Right now you can click on this link and go to a web site that features about 92,000 classified military documents relating to the war in Afghanistan. President Obama wishes you weren’t able to do that because, obviously, the documents are classified. Nevertheless, someone within the US military got a hold of them and passed them along to outside hands in the interest of making them public. Eventually the documents reached the website Wikileaks, which exists solely for the purpose of publicizing confidential information from governments and large organizations.

It’s a curious situation. On the one hand, you have these documents that couldn’t be published nearly as comprehensively and quickly anywhere but the web. And they’re published by an amorphous international organization that doesn’t have to worry about making the government upset. But on the other hand, the only way I was able to make sense of what was in the documents was to read the coverage in mainstream news outlets like the New York Times.

We’ll leave it to you and the newspapers to sift through what’s in each document but we will examine the political and cultural landscape we’re now living in where such a release of documents is now possible. We hear some tape from an interview John Moe did with Julian Assange last winter about Wikileaks’ policies. Plus we hear from Micah Sifry, executive editor of TechPresident.com, and Jonathan Zittrain who teaches law and computer science at Harvard, where he is also the co-founder and co-director of the Berkman Center for Internet and Society.

By the way, the link at the top there probably doesn’t work since Wikileaks’ servers are completely overwhelmed with traffic.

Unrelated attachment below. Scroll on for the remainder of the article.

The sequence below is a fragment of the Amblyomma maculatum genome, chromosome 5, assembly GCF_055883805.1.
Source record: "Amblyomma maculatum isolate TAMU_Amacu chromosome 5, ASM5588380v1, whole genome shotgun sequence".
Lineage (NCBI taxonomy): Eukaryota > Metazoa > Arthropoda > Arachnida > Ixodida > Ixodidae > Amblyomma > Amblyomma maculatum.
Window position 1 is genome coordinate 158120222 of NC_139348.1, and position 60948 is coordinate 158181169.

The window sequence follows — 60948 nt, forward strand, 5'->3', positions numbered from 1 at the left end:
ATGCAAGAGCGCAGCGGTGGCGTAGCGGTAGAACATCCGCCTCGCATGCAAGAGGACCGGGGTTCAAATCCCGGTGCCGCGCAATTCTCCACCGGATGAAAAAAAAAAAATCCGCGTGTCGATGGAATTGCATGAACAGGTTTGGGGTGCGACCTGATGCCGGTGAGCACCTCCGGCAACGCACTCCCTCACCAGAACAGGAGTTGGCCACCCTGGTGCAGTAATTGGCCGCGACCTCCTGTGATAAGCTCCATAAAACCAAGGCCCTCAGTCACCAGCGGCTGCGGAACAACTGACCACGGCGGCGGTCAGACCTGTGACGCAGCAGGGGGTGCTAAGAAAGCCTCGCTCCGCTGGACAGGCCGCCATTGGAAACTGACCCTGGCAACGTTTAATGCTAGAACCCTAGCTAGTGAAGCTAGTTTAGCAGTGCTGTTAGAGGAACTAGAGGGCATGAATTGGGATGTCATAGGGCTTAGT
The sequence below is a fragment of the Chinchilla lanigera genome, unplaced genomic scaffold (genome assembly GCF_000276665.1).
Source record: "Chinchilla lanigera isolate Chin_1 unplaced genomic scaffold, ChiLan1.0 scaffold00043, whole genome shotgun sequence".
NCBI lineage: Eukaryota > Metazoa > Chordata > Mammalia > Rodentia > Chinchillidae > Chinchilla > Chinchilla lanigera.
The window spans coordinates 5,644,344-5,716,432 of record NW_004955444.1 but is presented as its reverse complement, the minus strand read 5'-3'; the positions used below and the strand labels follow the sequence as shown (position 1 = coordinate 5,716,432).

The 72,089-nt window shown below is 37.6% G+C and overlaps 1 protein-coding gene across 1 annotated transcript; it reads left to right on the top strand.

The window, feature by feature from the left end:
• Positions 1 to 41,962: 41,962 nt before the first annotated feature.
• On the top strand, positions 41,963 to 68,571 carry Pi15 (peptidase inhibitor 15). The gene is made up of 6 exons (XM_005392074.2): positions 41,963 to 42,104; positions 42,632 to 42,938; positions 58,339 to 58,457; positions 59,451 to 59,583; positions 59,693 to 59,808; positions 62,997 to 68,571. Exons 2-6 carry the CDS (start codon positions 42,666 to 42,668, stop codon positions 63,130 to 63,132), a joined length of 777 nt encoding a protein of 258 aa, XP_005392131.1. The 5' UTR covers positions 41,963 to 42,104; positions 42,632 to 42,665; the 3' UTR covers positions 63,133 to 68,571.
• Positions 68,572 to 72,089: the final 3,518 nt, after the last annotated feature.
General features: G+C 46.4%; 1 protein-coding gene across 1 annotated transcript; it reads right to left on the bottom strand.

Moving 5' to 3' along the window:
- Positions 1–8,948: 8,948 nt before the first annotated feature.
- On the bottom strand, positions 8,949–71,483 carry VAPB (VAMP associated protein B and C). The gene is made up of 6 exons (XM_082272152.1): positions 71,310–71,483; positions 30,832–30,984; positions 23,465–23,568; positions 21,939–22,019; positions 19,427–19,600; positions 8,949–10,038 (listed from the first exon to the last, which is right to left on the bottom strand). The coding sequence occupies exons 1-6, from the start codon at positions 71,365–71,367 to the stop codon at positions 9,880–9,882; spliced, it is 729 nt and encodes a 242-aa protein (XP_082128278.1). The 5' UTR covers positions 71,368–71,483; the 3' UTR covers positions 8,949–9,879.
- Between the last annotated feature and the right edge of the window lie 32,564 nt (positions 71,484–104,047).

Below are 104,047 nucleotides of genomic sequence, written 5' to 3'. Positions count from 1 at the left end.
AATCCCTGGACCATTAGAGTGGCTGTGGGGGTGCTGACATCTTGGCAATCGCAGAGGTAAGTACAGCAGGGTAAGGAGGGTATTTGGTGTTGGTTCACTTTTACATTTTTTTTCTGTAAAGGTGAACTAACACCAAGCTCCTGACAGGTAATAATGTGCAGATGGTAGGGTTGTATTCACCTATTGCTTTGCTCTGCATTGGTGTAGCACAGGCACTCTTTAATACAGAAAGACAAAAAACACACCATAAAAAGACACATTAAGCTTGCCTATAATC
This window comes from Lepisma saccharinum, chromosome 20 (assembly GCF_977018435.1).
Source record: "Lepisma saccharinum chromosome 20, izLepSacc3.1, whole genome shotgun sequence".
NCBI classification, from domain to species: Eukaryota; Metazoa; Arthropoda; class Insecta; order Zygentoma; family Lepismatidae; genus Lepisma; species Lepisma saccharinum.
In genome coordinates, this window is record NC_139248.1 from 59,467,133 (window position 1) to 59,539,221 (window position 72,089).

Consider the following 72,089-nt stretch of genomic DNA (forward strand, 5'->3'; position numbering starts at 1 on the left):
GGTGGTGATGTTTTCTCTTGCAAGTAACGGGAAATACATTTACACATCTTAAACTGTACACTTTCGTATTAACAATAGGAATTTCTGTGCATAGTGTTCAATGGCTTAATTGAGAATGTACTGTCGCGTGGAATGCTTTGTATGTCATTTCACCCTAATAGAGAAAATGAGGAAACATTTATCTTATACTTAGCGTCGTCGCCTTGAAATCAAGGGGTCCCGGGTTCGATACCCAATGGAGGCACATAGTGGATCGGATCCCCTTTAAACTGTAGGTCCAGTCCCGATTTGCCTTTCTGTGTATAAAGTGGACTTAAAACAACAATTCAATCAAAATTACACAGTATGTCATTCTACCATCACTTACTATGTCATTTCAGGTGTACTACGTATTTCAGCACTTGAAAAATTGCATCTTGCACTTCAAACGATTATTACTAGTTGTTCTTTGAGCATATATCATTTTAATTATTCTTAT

Comments | Filed Under: wikileaks military security

Lady Gaga helps massive military data heist

 By Larissa Anderson // Posted: 07/09/10 06:19 PM

John and I have been watching the story about Pfc. Bradley Manning unfold.  He’s the soldier who’s accused of leaking the video of a 2007 deadly American helicopter attack in Baghdad and downloading over 150,000 diplomatic cables.  We’ve been wondering about military security and how it’s possible that someone can get a hold of that much highly classified information.  An article in the New York Times says the soldier has Lady Gaga to thank for some of that information. He was able to walk out with secret information on a data cd disguised as a Lady Gaga music cd.  Because no one suspects a guy humming "Disco Stick" at the computer.

Comments | Filed Under: military gaga security

today's show

What will we do with all this "white space"?

09/26/10 11:15 AM

There’s a vote coming up this week in Washington that will have a big impact on how you use the internet, what’s available to you, how much faster you’ll be able to get things online. On Thursday, the FCC is expected to open up unused parts of the broadcast spectrum, a lot of people call it “white space”. This is space that was positioned to be something of a buffer between television stations but such padding is proving less essential since the conversion to digital TV.

On today’s show, we talk to Glenn Fleishman from Wi-Fi Networking News and The Economist about how the spectrum works and what kind of new space we’re talking about. We also check in with Tim Wu from Columbia Law School about the companies that will look to use the space and what it all might mean for you and me as internet consumers.